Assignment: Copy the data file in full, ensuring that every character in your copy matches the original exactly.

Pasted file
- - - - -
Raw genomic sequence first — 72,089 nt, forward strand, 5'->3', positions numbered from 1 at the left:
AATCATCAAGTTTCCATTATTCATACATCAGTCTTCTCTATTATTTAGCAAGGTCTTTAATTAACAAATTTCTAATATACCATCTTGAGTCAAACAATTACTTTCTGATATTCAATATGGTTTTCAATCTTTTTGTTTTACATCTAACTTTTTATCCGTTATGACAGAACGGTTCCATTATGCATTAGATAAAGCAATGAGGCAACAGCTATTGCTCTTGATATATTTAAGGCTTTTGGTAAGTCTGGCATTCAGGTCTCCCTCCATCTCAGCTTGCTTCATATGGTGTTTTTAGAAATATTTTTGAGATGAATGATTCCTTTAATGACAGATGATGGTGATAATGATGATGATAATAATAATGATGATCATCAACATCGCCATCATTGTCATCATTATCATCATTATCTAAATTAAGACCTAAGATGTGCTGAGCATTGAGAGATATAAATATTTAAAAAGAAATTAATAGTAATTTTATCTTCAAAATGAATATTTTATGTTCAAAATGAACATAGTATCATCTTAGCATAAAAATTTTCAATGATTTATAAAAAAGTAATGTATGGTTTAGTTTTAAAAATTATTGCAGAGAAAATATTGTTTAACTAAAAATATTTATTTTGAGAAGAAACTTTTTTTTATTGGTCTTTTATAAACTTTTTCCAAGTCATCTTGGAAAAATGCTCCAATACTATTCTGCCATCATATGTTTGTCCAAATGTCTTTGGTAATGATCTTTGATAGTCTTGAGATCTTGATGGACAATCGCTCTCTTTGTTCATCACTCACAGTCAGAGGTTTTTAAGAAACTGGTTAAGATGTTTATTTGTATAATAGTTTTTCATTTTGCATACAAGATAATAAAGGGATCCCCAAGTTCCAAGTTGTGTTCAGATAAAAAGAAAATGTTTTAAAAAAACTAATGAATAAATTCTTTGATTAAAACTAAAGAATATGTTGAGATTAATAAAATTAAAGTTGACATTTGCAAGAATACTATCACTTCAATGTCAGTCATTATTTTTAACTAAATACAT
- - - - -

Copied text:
Raw genomic sequence first — 72,089 nt, forward strand, 5'->3', positions numbered from 1 at the left:
AATCATCAAGTTTCCATTATTCATACATCAGTCTTCTCTATTATTTAGCAAGGTCTTTAATTAACAAATTTCTAATATACCATCTTGAGTCAAACAATTACTTTCTGATATTCAATATGGTTTTCAATCTTTTTGTTTTACATCTAACTTTTTATCCGTTATGACAGAACGGTTCCATTATGCATTAGATAAAGCAATGAGGCAACAGCTATTGCTCTTGATATATTTAAGGCTTTTGGTAAGTCTGGCATTCAGGTCTCCCTCCATCTCAGCTTGCTTCATATGGTGTTTTTAGAAATATTTTTGAGATGAATGATTCCTTTAATGACAGATGATGGTGATAATGATGATGATAATAATAATGATGATCATCAACATCGCCATCATTGTCATCATTATCATCATTATCTAAATTAAGACCTAAGATGTGCTGAGCATTGAGAGATATAAATATTTAAAAAGAAATTAATAGTAATTTTATCTTCAAAATGAATATTTTATGTTCAAAATGAACATAGTATCATCTTAGCATAAAAATTTTCAATGATTTATAAAAAAGTAATGTATGGTTTAGTTTTAAAAATTATTGCAGAGAAAATATTGTTTAACTAAAAATATTTATTTTGAGAAGAAACTTTTTTTTATTGGTCTTTTATAAACTTTTTCCAAGTCATCTTGGAAAAATGCTCCAATACTATTCTGCCATCATATGTTTGTCCAAATGTCTTTGGTAATGATCTTTGATAGTCTTGAGATCTTGATGGACAATCGCTCTCTTTGTTCATCACTCACAGTCAGAGGTTTTTAAGAAACTGGTTAAGATGTTTATTTGTATAATAGTTTTTCATTTTGCATACAAGATAATAAAGGGATCCCCAAGTTCCAAGTTGTGTTCAGATAAAAAGAAAATGTTTTAAAAAAACTAATGAATAAATTCTTTGATTAAAACTAAAGAATATGTTGAGATTAATAAAATTAAAGTTGACATTTGCAAGAATACTATCACTTCAATGTCAGTCATTATTTTTAACTAAATACAT